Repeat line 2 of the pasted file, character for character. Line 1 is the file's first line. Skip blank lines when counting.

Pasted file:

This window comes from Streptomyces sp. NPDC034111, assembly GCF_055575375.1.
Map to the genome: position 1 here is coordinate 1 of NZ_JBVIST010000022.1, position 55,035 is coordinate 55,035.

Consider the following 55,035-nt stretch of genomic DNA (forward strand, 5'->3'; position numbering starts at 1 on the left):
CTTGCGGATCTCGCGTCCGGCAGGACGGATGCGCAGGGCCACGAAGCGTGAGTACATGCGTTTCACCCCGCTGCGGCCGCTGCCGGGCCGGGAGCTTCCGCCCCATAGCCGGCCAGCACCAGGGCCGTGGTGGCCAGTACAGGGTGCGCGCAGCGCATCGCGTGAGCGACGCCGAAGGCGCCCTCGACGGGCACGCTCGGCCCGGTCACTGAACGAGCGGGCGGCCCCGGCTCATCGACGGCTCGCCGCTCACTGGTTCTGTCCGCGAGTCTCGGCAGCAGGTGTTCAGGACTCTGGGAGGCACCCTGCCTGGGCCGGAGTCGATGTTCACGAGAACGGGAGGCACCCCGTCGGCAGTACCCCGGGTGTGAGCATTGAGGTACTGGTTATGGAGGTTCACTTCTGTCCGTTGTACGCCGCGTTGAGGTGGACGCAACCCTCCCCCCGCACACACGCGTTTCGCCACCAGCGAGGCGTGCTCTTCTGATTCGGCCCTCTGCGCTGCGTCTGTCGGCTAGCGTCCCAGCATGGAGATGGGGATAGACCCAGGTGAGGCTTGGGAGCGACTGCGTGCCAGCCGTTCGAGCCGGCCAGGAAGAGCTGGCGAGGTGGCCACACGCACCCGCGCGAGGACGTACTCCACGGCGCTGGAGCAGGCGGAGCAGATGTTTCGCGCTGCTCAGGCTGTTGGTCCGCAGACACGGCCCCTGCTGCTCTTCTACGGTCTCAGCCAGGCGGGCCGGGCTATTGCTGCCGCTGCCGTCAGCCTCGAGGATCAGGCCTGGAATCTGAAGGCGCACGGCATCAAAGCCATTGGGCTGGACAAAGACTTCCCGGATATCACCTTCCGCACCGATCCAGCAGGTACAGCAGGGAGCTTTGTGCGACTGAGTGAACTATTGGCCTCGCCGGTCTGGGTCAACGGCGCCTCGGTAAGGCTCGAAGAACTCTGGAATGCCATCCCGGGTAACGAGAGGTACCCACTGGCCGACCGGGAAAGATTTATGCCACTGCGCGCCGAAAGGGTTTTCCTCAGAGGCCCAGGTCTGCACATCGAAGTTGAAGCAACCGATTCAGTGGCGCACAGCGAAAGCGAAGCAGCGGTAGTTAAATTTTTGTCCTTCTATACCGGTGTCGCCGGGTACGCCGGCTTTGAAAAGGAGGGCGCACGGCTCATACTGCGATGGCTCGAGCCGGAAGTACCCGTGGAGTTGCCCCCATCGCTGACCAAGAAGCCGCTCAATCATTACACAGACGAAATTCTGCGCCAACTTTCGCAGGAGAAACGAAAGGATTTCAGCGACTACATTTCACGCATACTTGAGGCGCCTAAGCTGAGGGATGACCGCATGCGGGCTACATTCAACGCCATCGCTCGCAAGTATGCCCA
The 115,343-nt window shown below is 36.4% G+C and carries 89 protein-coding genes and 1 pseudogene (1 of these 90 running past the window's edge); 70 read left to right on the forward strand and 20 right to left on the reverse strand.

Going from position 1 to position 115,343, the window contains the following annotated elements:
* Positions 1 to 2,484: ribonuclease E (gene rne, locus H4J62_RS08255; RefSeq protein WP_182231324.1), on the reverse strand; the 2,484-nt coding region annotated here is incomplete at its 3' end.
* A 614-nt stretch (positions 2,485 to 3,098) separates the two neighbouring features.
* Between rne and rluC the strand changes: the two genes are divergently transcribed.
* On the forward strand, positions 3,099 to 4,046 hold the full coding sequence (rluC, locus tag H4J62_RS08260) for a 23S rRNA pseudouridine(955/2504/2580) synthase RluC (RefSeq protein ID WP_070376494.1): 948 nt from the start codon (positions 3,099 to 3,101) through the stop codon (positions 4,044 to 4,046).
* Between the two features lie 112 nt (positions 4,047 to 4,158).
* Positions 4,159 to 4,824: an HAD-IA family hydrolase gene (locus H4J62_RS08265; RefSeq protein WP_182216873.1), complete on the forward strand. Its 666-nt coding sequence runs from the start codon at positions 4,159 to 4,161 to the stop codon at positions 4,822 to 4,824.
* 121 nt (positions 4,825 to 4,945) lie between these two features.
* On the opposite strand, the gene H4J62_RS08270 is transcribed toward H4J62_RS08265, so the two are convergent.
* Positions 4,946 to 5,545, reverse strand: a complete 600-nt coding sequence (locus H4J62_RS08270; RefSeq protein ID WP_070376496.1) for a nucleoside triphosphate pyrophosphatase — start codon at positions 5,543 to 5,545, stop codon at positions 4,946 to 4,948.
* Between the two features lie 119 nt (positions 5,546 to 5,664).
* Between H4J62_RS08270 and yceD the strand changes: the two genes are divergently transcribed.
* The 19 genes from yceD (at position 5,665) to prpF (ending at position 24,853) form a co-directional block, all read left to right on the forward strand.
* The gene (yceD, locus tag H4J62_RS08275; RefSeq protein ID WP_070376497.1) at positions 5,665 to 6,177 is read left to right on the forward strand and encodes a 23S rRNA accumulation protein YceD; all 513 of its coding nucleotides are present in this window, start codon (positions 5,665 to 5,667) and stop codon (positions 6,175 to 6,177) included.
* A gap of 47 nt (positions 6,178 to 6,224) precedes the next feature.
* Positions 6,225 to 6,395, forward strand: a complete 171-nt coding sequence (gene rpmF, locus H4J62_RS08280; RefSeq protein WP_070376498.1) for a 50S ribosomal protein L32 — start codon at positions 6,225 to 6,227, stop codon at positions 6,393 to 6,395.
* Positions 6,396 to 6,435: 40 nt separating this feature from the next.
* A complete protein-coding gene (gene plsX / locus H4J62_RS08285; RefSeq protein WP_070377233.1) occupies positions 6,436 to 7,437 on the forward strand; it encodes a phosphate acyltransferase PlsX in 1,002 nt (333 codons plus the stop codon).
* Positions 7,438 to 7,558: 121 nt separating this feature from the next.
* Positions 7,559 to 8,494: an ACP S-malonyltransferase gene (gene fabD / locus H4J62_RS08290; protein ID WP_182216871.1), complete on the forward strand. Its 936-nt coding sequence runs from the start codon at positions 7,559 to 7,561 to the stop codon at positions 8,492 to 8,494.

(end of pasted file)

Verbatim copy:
Map to the genome: position 1 here is coordinate 1 of NZ_JBVIST010000022.1, position 55,035 is coordinate 55,035.